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polygon crazy
show user profile  Lazmo67
Just wondering how much having a polygon heavy model affects rendering time?

I'm working on a concept type car and have gone into a fair bit of detail on the wheels, discs and calipers alone. This is just for my own amusement and I don't have a particularly powerful pc with only an average video card but I was wondering what are the key factors affecting rendering times? Is going turbo smooth mental a bad thing? is lighting or maps a bigger factor?

I'm worried that if I carry on at the same rate then i won't actually be able to render it in my lifetime!

Is there a magic mix that keeps detail but doesn't tie up the pc for evermore? or is this just a Max holy grail?

before you ask a separate render farm or upgrade isn't an option unless a planned trip to Vegas works out better than anticipated! lol

I do like the idea of a detailed model though.

Probably a really dumb question but is there a way of saving a quick render setup and a high res render setup?

read 588 times
7/18/2012 1:38:40 PM (last edit: 7/18/2012 1:38:40 PM)
show user profile  advance-software
> Is there a magic mix that keeps detail but doesn't tie up the pc for evermore?

see normal mapping.
read 582 times
7/18/2012 1:50:16 PM (last edit: 7/18/2012 1:50:16 PM)
show user profile  horizon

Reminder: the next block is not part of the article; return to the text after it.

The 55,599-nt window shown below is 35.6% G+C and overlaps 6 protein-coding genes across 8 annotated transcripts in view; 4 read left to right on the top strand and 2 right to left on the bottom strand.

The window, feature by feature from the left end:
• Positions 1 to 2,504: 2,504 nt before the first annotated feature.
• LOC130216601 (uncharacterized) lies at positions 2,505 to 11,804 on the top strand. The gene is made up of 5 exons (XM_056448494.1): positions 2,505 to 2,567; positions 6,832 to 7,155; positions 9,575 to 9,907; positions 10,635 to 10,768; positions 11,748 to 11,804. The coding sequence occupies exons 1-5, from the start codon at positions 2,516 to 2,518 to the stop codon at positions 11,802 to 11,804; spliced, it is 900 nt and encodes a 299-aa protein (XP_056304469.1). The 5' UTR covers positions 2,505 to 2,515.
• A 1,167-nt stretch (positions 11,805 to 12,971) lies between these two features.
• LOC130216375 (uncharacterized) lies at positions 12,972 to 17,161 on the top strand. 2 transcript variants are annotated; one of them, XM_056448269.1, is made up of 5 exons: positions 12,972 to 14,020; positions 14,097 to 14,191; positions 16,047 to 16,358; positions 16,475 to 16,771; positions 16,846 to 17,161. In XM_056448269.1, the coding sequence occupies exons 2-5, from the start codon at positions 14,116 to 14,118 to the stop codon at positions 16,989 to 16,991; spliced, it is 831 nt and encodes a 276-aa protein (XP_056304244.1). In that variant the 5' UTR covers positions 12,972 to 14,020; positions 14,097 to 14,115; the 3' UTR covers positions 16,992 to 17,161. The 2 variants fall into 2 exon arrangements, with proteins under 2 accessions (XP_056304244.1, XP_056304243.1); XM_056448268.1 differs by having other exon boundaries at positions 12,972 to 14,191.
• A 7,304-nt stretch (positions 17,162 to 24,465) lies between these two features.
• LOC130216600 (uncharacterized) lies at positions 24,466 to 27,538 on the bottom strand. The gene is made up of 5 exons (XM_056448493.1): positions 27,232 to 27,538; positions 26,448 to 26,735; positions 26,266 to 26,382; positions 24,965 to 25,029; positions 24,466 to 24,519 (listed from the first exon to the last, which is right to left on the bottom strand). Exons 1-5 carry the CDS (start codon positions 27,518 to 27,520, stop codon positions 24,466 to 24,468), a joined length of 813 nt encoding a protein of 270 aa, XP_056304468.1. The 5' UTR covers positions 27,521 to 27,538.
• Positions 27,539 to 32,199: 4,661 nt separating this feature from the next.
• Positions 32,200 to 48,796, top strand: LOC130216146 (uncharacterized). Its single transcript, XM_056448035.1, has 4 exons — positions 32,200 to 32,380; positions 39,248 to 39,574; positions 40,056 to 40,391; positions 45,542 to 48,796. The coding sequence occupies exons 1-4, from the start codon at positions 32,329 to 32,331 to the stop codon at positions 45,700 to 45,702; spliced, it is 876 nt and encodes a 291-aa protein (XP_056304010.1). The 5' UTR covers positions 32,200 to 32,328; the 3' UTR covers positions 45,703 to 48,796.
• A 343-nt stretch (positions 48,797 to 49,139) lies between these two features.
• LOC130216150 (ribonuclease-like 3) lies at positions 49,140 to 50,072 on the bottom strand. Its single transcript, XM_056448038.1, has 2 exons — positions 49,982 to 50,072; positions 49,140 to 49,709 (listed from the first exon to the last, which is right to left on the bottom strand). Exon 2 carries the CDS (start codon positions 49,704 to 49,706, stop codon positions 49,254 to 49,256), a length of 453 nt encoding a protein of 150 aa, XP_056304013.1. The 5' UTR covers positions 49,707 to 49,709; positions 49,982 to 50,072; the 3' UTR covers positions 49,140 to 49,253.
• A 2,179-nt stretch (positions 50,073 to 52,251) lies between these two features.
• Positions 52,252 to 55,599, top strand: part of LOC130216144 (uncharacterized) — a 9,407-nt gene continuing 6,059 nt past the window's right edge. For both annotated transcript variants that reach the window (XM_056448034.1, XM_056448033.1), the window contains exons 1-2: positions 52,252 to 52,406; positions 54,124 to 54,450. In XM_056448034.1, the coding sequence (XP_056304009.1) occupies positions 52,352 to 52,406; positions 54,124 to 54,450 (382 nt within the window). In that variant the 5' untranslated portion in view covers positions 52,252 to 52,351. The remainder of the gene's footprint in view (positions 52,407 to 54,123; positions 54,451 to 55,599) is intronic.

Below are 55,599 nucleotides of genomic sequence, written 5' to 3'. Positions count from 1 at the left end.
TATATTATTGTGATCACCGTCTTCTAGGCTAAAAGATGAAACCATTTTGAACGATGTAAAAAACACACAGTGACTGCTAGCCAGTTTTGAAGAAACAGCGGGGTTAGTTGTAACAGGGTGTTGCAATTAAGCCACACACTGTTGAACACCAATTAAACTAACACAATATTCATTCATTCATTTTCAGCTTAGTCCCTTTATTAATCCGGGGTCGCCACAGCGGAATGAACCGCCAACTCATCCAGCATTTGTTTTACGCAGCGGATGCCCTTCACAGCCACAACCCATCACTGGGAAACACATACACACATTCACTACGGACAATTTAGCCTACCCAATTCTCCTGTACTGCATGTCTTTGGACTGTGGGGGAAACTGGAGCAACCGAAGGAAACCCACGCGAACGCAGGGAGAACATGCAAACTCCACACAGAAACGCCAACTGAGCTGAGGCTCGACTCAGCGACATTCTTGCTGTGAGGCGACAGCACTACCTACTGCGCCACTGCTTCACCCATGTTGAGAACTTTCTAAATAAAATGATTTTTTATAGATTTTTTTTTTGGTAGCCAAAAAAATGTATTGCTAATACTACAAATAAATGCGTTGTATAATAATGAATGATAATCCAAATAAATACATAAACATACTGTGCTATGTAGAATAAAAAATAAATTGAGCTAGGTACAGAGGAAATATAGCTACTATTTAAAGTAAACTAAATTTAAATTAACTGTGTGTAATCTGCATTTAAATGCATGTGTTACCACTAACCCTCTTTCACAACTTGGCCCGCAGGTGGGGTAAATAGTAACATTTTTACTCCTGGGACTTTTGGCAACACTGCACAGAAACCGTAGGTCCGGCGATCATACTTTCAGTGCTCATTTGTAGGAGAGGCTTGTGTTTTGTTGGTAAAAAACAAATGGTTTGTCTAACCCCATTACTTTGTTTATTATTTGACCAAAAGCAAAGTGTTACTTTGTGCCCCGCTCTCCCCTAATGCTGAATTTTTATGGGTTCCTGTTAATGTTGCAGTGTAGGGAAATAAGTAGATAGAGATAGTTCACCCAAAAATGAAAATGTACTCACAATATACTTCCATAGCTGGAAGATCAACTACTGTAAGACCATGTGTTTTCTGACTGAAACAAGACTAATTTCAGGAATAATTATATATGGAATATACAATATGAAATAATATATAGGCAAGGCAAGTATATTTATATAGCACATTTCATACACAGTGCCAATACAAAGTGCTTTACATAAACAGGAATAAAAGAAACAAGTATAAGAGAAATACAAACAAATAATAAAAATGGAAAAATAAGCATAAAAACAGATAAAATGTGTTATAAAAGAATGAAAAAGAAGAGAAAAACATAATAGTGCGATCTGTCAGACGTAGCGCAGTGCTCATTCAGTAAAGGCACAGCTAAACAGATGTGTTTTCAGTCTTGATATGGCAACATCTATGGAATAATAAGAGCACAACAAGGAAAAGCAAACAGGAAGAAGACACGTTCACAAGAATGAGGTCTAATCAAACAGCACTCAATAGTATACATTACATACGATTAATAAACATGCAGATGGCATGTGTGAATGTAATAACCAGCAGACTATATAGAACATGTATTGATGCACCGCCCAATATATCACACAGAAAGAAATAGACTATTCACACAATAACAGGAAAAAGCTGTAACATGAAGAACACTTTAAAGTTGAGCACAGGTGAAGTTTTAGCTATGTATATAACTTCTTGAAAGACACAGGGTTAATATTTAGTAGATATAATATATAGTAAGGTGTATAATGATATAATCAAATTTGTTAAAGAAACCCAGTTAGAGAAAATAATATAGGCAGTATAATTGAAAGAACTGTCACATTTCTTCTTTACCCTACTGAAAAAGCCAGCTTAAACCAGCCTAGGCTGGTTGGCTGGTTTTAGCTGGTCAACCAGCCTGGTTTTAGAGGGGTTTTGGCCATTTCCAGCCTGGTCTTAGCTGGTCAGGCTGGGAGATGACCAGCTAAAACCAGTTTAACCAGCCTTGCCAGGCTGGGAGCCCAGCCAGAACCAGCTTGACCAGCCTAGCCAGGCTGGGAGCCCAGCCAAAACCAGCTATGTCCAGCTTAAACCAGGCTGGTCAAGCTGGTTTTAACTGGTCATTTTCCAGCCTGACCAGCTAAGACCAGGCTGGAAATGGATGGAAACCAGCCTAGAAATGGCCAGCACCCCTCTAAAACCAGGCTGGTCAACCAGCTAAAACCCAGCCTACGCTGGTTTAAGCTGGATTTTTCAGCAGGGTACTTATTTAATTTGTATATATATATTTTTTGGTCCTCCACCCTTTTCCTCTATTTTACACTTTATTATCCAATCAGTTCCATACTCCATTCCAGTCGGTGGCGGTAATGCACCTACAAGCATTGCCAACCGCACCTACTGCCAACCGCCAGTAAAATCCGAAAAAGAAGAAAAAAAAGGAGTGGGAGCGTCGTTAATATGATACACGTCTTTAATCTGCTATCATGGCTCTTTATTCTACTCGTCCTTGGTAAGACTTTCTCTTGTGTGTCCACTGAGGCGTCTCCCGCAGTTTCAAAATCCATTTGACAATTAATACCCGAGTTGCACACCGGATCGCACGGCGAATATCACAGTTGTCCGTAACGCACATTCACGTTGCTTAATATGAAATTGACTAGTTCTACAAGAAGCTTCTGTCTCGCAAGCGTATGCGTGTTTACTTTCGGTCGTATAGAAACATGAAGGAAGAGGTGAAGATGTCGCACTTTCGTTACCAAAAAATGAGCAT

There is a preset option at the bottom of the render dialog (f10), you can save/load parts of settings you want.


read 555 times
7/18/2012 7:33:55 PM (last edit: 7/18/2012 7:33:55 PM)
show user profile  Lazmo67
Ok. i confess the only thing I know about normal maps is from watching the turtle tutorial and I grasp the basic concept. This is, maybe, my 10th model and only my second in max so it's a bit of a learning curve.

i found this tutorial
http://www.mapcore.org/viewtopic.php?t=6806

which I thought explains it pretty well but i'm not sure about putting it into practice though?? How is it going to help me here apart from creating a more realistic bump map for the tyre info (which i downloaded) (took me hours, and several attempts, to model the tread correctly btw!)

here's the wheel

this is roughly 15000 polys is that way too many?? I want to do a nice high res car and don't really want to scrimp on detail but am I wasting my time!????

as always thanks for the input.
read 549 times
7/18/2012 7:51:14 PM (last edit: 7/18/2012 7:51:14 PM)
show user profile  Dr. Jim
No....that is not remotely an insane amount of poly's...you didn't even model the treads....;-)

But seriously,....other's here who work with heavier scenes know better than I,.....but a high quality car could have several hundred thousand poly's and be way fine.......

Where's Bolts?

Edit: There is also efficiency in modelling and use of instances and suck as well. I notice that your rotor face appears to be completely flat, yet has a TON of poly's.
read 547 times
7/18/2012 7:54:39 PM (last edit: 7/18/2012 7:56:06 PM)
show user profile  advance-software
you're right. normal mapping will only help with surface detail.

when you have actual discrete geometry like that it's got to be modelled somehow.

depending on what you're doing you can swap in/out different models - a low res/blocky one when it's far away where you couldn't see the detail anyway & a smoother more realistic one up close. turbo smooth can kind of do some of this but its no replacement for hand tuned models.